The Achilles tendon, the largest and strongest tendon in the body, connects the calf muscles (soleus and gastrocnemius) to the heel. The Achilles lifts us up on our toes, raising the heel, and plays a critical role in walking, running and jumping.
Pain near the heel or along the back of the leg, tenderness on palpation of the tendon and surrounding tissues indicate an issue with the Achilles tendon. Achilles tendinopathy more often affects athletes, for example runners, dancers, and volleyball players, but also affects sedentary adults.
Tendinopathy can result from
· Over-use such as repetitive mechanical loads or overload in training
· Acute and then chronic phases of inflammatory ‘‘tendinitis’’ that lead to tendon degeneration.
Chronic inflammation was once thought to be the cause of pain. However , no inflammatory cells are found in the area once the issue becomes a chronic problem. When there is an increase in training load a tendon may not be able to adapt fast enough for the changes. Exceeding the strength of the tendon leads to small tears. Typically a tendon will heal and remodel. However, if the increased training continues, progressive tendon changes occur which then become symptomatic.
Additional symptoms of tendinopathy include morning stiffness and thickening of the Achilles tendon, decreased function (difficulty walking), limited range of motion (particularly dorsiflexion) and localized swelling.
Diagnostic imaging is not necessary to diagnose Achilles tendinopathy, Ultrasound (US) and MRI can verify a clinical diagnosis. US may indicate the tendon thickening, discontinuity of fibers and changes in water content.
Age, genetics, limitations or excess in ankle joint and/or foot movement, gait disturbances (lateral heel strike with compensatory pronation), ankle instability and other biomechanical factors play a role in the development of tendinopathy. Muscle weakness/imbalance, increases in physical load, repetitive loading, excessive force, training errors, poor training, shoes and running surface can contribute as well.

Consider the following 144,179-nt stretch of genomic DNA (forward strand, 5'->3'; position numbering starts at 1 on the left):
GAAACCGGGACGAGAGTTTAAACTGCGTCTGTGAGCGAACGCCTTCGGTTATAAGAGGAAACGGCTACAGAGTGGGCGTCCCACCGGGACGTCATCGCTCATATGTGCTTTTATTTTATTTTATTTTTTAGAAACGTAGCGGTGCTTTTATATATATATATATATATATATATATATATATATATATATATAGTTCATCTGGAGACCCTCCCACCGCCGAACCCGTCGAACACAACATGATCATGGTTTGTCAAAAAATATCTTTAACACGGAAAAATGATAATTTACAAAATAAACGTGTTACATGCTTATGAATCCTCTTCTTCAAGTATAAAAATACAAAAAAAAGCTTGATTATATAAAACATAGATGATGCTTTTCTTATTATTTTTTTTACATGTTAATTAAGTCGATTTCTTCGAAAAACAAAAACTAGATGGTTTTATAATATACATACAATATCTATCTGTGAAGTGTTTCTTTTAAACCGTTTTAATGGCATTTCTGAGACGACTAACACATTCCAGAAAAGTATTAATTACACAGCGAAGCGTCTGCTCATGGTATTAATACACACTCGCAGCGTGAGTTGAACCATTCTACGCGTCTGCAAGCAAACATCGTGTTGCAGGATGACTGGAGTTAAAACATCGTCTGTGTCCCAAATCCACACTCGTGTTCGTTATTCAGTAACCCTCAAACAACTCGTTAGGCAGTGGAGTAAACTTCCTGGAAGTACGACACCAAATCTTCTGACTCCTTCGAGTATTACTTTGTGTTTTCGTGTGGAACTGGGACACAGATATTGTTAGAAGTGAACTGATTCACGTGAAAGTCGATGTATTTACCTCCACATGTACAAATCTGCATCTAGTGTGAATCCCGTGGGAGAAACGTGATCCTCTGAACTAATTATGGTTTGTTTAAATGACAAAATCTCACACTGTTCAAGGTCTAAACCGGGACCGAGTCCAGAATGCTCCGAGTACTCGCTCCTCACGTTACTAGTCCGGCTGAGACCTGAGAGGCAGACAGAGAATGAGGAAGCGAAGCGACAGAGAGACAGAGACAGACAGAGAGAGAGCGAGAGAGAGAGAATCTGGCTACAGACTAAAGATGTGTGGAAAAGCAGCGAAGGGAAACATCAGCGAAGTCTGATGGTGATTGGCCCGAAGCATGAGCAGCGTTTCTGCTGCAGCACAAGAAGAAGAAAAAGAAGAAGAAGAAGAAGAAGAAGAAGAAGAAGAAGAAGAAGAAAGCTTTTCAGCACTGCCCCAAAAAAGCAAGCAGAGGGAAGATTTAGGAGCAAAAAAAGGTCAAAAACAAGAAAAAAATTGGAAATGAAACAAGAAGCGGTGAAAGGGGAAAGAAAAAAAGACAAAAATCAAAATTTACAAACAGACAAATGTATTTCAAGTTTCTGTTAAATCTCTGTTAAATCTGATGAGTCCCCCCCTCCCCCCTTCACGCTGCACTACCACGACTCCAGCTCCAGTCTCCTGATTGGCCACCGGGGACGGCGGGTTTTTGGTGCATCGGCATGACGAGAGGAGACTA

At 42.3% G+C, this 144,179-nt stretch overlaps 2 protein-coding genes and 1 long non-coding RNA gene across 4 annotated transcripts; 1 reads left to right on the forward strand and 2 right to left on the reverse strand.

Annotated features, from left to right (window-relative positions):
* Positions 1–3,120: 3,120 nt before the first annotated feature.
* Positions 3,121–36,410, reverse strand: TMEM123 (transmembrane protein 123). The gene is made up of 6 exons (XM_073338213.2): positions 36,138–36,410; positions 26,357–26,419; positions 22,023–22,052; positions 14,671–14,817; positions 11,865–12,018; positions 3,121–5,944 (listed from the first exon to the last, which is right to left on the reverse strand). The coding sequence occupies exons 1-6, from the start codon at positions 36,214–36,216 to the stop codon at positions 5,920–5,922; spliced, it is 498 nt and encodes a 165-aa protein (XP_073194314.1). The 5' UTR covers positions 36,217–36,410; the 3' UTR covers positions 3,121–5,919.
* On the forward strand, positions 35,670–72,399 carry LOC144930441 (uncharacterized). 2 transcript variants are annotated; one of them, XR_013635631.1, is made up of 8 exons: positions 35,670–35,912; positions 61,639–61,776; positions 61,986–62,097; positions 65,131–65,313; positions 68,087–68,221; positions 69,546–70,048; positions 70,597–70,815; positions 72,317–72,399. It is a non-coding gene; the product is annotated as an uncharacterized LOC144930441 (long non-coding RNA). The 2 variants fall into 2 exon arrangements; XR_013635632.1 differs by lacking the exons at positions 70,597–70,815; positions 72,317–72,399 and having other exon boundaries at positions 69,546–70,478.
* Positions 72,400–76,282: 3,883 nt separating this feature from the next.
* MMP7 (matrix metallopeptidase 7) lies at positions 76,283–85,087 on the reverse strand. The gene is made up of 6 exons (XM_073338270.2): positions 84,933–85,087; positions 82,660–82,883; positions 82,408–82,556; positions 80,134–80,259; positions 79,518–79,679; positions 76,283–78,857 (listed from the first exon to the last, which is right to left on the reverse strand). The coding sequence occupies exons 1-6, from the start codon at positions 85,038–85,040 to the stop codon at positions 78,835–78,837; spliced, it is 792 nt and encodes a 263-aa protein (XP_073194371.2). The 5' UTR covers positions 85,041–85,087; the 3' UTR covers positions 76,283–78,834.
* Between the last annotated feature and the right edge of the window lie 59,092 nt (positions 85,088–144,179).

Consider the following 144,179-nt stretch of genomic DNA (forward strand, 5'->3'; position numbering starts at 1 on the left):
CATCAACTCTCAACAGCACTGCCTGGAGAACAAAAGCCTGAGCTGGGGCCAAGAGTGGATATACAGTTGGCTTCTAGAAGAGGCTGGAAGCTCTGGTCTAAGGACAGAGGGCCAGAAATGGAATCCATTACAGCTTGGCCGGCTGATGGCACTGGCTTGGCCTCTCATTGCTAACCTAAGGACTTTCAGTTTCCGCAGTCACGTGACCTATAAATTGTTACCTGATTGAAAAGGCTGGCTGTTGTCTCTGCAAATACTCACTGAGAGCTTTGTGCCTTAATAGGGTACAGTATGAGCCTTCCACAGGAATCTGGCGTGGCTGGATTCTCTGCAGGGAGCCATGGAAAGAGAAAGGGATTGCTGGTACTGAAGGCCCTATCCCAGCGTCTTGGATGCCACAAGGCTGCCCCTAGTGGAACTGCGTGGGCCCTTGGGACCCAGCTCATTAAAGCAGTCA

Treatments for Achilles tendinopathy include, ice, rest, anti-inflammatory agents, corticosteroids, manual therapy, exercise (stretching, eccentric loading), ultrasound, taping, orthotics, heel raise inserts, needling (acupuncture, intramuscular stimulation), low level laser therapy, and extracorporeal shockwave therapy. Physical therapy management starts with identifying the significant contributing factors and may include any of the listed treatments. Eccentric exercises have been show to improve tendon structure and increase collagen production with both short and long term effects.
For further information, please call or email us to speak to one of our physiotherapists.
U. Fredberg1, K. Stengaard-Pedersen. Chronic tendinopathy tissue pathology, pain mechanisms, and etiology with a special focus on inflammation. Scand J Med Sci Sports 2008: 18: 3–15
J L Cook,1 C R Purdam. Is tendon pathology a continuum? A pathology model to explain the clinical presentation of load-induced tendinopathy. Br J Sports Med 2009;43:409–416.